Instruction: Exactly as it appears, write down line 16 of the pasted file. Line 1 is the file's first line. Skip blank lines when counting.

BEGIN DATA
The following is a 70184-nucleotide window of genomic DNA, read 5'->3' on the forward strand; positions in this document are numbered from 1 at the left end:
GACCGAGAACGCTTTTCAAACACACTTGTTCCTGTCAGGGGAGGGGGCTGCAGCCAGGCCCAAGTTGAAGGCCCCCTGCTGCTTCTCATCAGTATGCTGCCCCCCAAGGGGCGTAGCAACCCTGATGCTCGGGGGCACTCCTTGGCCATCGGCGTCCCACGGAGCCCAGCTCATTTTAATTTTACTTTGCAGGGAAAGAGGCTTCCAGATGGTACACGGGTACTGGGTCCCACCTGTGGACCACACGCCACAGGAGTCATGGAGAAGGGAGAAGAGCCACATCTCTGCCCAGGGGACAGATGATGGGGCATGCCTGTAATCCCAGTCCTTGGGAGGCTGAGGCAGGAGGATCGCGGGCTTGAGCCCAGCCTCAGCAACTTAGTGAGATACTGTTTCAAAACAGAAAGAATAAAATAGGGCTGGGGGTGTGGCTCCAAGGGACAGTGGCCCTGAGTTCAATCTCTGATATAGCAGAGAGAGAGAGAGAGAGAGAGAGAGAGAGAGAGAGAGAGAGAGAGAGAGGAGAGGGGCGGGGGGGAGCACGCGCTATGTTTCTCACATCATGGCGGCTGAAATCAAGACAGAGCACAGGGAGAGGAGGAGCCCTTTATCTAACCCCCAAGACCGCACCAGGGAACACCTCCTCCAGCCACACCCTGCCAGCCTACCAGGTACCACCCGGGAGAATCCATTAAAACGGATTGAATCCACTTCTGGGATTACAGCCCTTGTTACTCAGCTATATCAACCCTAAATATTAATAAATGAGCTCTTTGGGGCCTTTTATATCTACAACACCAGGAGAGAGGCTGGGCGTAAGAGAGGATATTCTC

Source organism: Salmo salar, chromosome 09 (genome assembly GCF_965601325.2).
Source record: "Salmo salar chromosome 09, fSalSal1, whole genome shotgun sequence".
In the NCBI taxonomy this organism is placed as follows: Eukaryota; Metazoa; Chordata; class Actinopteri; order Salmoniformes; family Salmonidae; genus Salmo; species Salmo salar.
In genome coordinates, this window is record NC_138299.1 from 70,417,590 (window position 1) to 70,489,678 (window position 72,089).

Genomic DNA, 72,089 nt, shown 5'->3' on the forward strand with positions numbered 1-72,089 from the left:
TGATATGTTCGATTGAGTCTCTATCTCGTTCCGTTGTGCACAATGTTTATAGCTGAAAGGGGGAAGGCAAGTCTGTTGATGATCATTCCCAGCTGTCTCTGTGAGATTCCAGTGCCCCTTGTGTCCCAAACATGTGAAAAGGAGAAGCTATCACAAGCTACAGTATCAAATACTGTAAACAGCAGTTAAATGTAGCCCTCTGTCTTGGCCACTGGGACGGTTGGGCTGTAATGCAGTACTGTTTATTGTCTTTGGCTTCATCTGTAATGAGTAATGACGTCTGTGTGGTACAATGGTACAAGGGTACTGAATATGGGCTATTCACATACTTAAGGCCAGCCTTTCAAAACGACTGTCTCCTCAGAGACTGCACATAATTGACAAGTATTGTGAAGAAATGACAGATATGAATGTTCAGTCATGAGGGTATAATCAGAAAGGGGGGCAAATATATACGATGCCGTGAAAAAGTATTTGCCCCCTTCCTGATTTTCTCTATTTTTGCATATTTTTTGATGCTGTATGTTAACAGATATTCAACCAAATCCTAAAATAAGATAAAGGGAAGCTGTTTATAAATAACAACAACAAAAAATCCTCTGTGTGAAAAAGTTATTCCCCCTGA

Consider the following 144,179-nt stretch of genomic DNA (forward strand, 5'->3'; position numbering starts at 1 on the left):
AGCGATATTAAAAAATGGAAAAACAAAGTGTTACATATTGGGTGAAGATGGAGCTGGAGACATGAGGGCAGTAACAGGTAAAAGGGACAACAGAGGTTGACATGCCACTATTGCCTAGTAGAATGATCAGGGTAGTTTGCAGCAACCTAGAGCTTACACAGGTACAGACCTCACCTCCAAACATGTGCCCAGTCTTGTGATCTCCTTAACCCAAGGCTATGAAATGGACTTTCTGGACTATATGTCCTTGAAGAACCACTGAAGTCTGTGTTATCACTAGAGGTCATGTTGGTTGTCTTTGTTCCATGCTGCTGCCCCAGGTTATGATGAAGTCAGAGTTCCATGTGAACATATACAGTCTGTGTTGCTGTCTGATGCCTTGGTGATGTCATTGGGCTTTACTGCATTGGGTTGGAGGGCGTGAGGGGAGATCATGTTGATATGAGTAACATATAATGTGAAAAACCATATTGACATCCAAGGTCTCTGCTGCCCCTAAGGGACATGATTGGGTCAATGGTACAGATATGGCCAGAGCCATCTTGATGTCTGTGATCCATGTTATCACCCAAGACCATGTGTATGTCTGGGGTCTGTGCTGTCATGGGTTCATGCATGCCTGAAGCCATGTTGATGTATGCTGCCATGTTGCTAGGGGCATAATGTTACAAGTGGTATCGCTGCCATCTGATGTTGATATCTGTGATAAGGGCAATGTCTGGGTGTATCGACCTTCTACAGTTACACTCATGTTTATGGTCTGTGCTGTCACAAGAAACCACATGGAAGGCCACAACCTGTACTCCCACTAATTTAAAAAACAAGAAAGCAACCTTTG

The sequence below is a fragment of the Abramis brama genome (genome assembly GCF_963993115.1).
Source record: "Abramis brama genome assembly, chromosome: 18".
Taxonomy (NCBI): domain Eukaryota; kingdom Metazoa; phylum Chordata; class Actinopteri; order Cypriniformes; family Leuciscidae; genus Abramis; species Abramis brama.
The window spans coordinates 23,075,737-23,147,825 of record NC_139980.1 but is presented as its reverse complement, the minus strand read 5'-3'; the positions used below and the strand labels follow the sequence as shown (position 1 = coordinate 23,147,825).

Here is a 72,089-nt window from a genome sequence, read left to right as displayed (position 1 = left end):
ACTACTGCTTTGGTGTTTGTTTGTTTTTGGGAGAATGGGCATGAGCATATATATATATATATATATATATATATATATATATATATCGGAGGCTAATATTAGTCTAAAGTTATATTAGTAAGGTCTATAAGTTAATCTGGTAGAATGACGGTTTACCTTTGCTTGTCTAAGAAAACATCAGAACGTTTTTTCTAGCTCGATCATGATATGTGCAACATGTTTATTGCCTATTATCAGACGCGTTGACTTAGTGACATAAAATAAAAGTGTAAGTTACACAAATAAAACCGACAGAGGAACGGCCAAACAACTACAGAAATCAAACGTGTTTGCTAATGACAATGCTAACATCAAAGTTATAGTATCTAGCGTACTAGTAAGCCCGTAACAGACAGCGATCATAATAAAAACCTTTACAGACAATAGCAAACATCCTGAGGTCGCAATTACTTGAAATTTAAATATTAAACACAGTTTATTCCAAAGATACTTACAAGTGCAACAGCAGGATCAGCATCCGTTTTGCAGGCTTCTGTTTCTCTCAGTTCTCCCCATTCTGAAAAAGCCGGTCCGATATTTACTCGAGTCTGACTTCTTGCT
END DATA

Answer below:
ACTACTGCTTTGGTGTTTGTTTGTTTTTGGGAGAATGGGCATGAGCATATATATATATATATATATATATATATATATATATATATCGGAGGCTAATATTAGTCTAAAGTTATATTAGTAAGGTCTATAAGTTAATCTGGTAGAATGACGGTTTACCTTTGCTTGTCTAAGAAAACATCAGAACGTTTTTTCTAGCTCGATCATGATATGTGCAACATGTTTATTGCCTATTATCAGACGCGTTGACTTAGTGACATAAAATAAAAGTGTAAGTTACACAAATAAAACCGACAGAGGAACGGCCAAACAACTACAGAAATCAAACGTGTTTGCTAATGACAATGCTAACATCAAAGTTATAGTATCTAGCGTACTAGTAAGCCCGTAACAGACAGCGATCATAATAAAAACCTTTACAGACAATAGCAAACATCCTGAGGTCGCAATTACTTGAAATTTAAATATTAAACACAGTTTATTCCAAAGATACTTACAAGTGCAACAGCAGGATCAGCATCCGTTTTGCAGGCTTCTGTTTCTCTCAGTTCTCCCCATTCTGAAAAAGCCGGTCCGATATTTACTCGAGTCTGACTTCTTGCT